Good games, bad games, ugly games

Reading through the avalanches of comments on the inappropriate appropriation of Jeff Minter’s recent Livejournal posts by video games news sites, makes me realize the extent of the immaturity of games as a medium and a culture.

Mr Minter made a personal statement in his journal about how he is saddened by the fact that remakes of old games sell better than new original games, based on sales figures he got from XBox Live Arcade; where his own Space Giraffe game is competing for some measly Dollars with age-old classics like Frogger. In any other subculture, the audience would sympathise with the underdog. Not so in the games industry. Most of the comments advise Mr Minter to “stop whining” and “make a good game instead”. The latter really bugs me.

I may not personally like Space Giraffe as a game any better than Frogger (I don’t know that because I don’t own an XBox). But does that mean it’s a bad game?
Gamers, in general, and often hand-in-hand with the games press, seem to think that there is an objective standard for games to be judged by. That there’s good games and bad games. And more importantly, that everybody better agree on what constitutes a good game. Because if you don’t, then you’re an idiot, a moron, somebody who knows nothing about games, etcetera.

Hey, I may have been guilty of this myself on occasion.

But it’s horrible, isn’t it?

Whatever happened to personal taste? Why can we not simply like or dislike a game? Instead calling it good or bad? And how about different people liking and disliking different types of games? That they don’t like to play a certain game, does not mean that they are illiterate idiots, does it? And even if they are not very knowledgable about games, don’t they still have the right to like or dislike a particular game?

Space Giraffe

I may like or dislike Space Giraffe as a game. But I have no end of admiration for what Jeff Minter is doing: to make a game from his own personal vision, to experiment with game structures and aesthetics, to make something that did not exist before! I wish that the games industry would be more supportive of that. If only because it is thanks to the work of people like Mr Minter that the medium grows and the industry expands.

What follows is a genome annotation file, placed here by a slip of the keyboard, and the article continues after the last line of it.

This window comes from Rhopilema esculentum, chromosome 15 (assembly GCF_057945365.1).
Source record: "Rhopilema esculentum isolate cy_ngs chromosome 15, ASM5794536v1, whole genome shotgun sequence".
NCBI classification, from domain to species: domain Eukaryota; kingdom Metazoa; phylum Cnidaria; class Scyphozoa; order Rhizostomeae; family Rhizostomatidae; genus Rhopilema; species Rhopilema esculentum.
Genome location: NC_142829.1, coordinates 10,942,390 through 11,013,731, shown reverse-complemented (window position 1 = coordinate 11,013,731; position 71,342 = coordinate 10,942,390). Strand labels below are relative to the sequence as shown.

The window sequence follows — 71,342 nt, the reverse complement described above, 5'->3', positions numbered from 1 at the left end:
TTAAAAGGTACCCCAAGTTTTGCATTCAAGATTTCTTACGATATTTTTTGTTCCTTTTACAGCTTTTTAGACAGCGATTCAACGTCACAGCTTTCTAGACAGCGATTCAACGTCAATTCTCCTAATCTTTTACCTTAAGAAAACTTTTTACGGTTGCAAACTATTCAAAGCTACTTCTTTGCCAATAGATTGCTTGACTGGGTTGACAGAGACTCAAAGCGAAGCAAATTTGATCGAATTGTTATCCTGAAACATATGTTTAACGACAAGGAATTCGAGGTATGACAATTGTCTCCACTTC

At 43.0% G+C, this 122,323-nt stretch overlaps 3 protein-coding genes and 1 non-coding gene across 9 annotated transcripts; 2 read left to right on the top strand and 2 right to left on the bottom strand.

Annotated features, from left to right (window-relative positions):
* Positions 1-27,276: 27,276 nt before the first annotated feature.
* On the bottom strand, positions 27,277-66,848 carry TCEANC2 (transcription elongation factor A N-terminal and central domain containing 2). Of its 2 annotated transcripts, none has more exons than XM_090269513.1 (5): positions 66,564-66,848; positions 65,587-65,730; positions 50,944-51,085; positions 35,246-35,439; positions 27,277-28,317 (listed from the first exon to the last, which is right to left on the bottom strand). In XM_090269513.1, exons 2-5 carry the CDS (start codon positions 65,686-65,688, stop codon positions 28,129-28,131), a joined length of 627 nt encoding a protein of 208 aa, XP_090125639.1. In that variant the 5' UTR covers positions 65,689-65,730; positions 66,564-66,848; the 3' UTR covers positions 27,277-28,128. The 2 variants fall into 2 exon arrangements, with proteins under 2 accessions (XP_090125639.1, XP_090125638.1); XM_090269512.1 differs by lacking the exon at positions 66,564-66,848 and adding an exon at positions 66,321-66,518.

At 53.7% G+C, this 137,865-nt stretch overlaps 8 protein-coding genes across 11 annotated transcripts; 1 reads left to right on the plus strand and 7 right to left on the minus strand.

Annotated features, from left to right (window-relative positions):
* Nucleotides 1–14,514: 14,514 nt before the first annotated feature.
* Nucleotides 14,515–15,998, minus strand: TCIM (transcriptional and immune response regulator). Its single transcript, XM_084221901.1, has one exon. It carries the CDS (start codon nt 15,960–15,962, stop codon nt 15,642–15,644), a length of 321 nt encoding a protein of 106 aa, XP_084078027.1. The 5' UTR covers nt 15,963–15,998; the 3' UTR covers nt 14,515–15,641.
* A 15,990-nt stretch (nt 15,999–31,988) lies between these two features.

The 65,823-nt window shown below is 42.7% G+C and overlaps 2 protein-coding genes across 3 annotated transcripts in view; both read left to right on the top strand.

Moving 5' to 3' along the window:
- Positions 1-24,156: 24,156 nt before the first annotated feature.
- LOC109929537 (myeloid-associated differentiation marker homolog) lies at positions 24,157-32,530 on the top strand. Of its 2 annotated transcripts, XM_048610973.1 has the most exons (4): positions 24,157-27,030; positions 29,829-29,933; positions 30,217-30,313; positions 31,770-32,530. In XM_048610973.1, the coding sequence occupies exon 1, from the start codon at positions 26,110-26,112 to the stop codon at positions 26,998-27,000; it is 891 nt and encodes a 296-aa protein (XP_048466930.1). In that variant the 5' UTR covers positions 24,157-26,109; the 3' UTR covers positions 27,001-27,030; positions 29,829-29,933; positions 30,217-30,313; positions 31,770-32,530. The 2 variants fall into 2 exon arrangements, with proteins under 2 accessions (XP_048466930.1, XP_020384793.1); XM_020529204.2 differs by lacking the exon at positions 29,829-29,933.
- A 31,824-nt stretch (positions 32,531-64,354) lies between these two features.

Or is that exactly what those commenters are afraid of?

I don’t think we can do much about the trolls who comment to blogs. But we can support this work on a higher level. Microsoft, for a start, should realize that games like Space Giraffe require special attention. They need to create a custom-made marketing campaign that prepares the consumer for what the game is really like. And they probably need to create a special channel on their service for games like this. So that it doesn’t seem like they’re competing with games that fall in a completely different category. Next, the press should try to educate the audience about this. Instead of circling around people’s personal online journals like vultures waiting for a juicy bit to rise to the surface. Surely journalists have the experience and know-how to realize the importance of exploration and experimentation in the games industry. They should support this practice as much as they can!

I hope, in the future, releasing a game does not feel so much like taking an exam. As developers, we are interested in hearing people’s opinions. But they are only useful when we know where they are coming from. And nobody has the right to “grade” our work. Games are not right or wrong. Games are liked or disliked. By people. Different kinds of people like different kinds of things. There’s nothing wrong with that.

And game developers are only human. They don’t owe gamers a “good game”… Developers owe it to themselves to follow their vision and make games with love and care.

31 thoughts on “Good games, bad games, ugly games”

  1. I’m so glad I caught this post. This is something I’ve wondered at myself. The strange heat and even anger people express toward some games seems misplaced. I don’t understand why people want to categorize games as good or bad. That doesn’t make sense to me. I don’t think I’ve ever played a game that didn’t have merit on some level. Even if it was only that it was a step up to the release of the next version or “chapter”.

    Grading work doesn’t make sense if it’s a cut and dried reaction. Games, gamers and game developers go through stages and that is all. Games are what they are as are people. I can say that there are certain elements of games that I wished existed or that didn’t. But to mark off an entire game or to call the makers of it “bad” is ludicrous in my mind.

  2. I think the reason that his post was so poorly received can be at least partially attributed to Minter being a bit disingenuous, in that (a) Space Giraffe is, for all intents and purposes, a remake of an old game (it’s a remake of Tempest in the same way that Geometry Wars is a remake of Robotron or PacManCE is a remake of PacMan), and (b) he is really only lamenting the fact that remakes are selling better than _his_ game, since there _are_ popular “original” games — more than a few are in the top 20 in terms of # of sales as well as total revenue. I think Small Arms is one of them.